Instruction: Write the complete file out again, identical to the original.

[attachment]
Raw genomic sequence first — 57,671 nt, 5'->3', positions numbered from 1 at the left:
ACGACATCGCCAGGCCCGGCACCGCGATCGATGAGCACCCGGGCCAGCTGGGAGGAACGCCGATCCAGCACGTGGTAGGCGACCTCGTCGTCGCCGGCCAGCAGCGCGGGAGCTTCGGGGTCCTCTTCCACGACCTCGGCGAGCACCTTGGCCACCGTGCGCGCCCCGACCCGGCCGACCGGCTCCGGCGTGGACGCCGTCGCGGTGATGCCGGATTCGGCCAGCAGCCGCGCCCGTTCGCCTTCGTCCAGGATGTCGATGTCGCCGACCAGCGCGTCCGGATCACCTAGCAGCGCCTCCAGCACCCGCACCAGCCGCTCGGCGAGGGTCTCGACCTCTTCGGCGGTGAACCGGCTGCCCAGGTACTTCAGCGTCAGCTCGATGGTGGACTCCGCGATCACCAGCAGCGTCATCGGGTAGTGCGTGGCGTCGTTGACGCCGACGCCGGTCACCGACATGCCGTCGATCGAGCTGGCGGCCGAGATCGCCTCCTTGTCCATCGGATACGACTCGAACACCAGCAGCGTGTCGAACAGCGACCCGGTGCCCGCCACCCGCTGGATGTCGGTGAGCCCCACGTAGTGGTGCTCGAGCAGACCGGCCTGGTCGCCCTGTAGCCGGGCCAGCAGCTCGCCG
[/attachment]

Raw genomic sequence first — 57,671 nt, 5'->3', positions numbered from 1 at the left:
ACGACATCGCCAGGCCCGGCACCGCGATCGATGAGCACCCGGGCCAGCTGGGAGGAACGCCGATCCAGCACGTGGTAGGCGACCTCGTCGTCGCCGGCCAGCAGCGCGGGAGCTTCGGGGTCCTCTTCCACGACCTCGGCGAGCACCTTGGCCACCGTGCGCGCCCCGACCCGGCCGACCGGCTCCGGCGTGGACGCCGTCGCGGTGATGCCGGATTCGGCCAGCAGCCGCGCCCGTTCGCCTTCGTCCAGGATGTCGATGTCGCCGACCAGCGCGTCCGGATCACCTAGCAGCGCCTCCAGCACCCGCACCAGCCGCTCGGCGAGGGTCTCGACCTCTTCGGCGGTGAACCGGCTGCCCAGGTACTTCAGCGTCAGCTCGATGGTGGACTCCGCGATCACCAGCAGCGTCATCGGGTAGTGCGTGGCGTCGTTGACGCCGACGCCGGTCACCGACATGCCGTCGATCGAGCTGGCGGCCGAGATCGCCTCCTTGTCCATCGGATACGACTCGAACACCAGCAGCGTGTCGAACAGCGACCCGGTGCCCGCCACCCGCTGGATGTCGGTGAGCCCCACGTAGTGGTGCTCGAGCAGACCGGCCTGGTCGCCCTGTAGCCGGGCCAGCAGCTCGCCG